An ever-growing part of our products consists of IT equipment. Every organisation needs mobile phones, laptops, tablets and often even servers. IT equipment is often seen as a promising product group from a circular procurement perspective because the potential impact is high. This primarily concerns hardware as software is not a physical product, which makes it difficult to apply circular principles.
However, IT has complex value chains because hardware contains so many different components and materials. This makes it difficult to close the chain. It is also important to emphasize international social conditions in this product group. Perform a market consultation to validate realistic ambitions for your project.
With regard to the application of circular principles in IT, the following three aspects are relevant:
- Energy performance
- Reduction of material usage
- Transparent (origin of) materials, and use of data and software
It is always important to have a clear understanding of your needs and this is especially true for IT equipment. What you don't need to replace you don't need to buy. The IT equipment needs of many employees are over-specified. In that case, an old, refurbished model can fulfil their needs for many years to come. Start timely discussions with the IT department to identify these issues and agree on common ambitions. You can also outsource this service to an organisation that looks after your equipment and will only replace a device when necessary.
The value chains for IT products are long, international and therefore complex. A mobile phone, for example, typically contains 34 different materials from no less than 62 countries. Suppliers of components for IT equipment often do not know how the supply chain works and they can tell you little about the origins of the materials in their products. The lack of transparency and cooperation in this chain often make it difficult to achieve high value by closing cycles.
A lot of IT equipment is discarded. The most sustainable way of dealing with this, is to prevent or postpone buying something new: first explore if there are ways to extend the service life. If this is no longer an option, make sure devices are disposed in a responsible manner and avoid exporting waste equipment to countries without adequate waste processing. The WEEE directive provides clear guidelines on this issue. Examples of parties with extensive experience in this field are Weee Nederland and Recover-E.
IT suppliers are large multinationals with an enormous impact on the world market. Even an IT tender for the entire Dutch Central Government is a rather small project in an international context. That is why currently international cooperation between various contracting authorities is being established in order to set up an international framework for circularity in this product group. This framework can subsequently be used to challenge the large, dominant market players to take steps to embrace the circular economy.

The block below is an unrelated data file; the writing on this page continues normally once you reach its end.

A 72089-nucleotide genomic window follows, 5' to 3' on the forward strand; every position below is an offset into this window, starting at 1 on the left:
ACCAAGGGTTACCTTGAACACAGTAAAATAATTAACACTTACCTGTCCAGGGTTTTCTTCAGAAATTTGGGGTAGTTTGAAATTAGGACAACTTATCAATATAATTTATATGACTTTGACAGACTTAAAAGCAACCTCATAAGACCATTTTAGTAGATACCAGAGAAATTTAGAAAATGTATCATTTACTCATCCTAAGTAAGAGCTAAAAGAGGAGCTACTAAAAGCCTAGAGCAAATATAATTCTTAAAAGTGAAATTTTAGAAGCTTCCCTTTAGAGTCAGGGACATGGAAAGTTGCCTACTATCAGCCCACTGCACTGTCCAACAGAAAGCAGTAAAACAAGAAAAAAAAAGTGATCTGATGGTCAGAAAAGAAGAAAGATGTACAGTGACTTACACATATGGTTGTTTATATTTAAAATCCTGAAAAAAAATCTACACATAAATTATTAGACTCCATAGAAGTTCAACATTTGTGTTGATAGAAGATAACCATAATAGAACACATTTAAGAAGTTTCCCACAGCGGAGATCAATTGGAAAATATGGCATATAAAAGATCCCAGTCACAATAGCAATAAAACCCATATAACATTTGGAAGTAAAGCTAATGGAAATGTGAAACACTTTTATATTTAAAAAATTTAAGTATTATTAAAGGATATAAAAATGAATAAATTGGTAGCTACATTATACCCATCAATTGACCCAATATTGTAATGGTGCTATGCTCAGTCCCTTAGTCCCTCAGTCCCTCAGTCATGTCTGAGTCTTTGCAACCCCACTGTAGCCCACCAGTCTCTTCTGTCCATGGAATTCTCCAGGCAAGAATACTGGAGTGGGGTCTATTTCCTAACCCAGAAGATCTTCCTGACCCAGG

Apart from the standard products such as mobile phones, tablets and laptops, some organisations need customized electronics. These products are developed especially for a particular client, which provides opportunities to challenge suppliers to apply circular principles. Examples include smart meters from Alliander, Stedin en Delta, and ProRail's ‘countdown’ devices that counts down the remaining time before departure for the benefit of the train driver.
- IT equipment is a difficult product group for circular procurement due to its long and complex value chain.
- Environmental gains in IT procurement can be achieved by focussing on value chain transparency because this will – in the long term – create opportunities for circular models.
- The disposal of IT equipment also offers opportunities to apply circular principles: is there value in the current deployment of equipment, and – for processing at material level – where and how are the materials processed?
Ten Dutch provinces launched a tender for their telephony services in order to use the procurement process for a more sustainable, circular and social value chain. The winning party, IT supplier Centralpoint, collaborates with social enterprise Closing the Loop to offer a circular offsetting program for mobile phones.
In the years ahead, all old electricity and gas meters in Dutch households will be replaced by digital meters. Stedin and Alliander challenged the market to develop a meter that is not only smart, but above all fair.
This report shows the opportunities for circular procurement of IT products and describes the main concerns for purchasing officers.
Greenpeace rates electronics brands based on three different aspects (energy consumption, use of raw materials and the application of chemicals) and makes recommendations to make the sector more sustainable.
This report presents the main developments relating to sustainable IT procurement.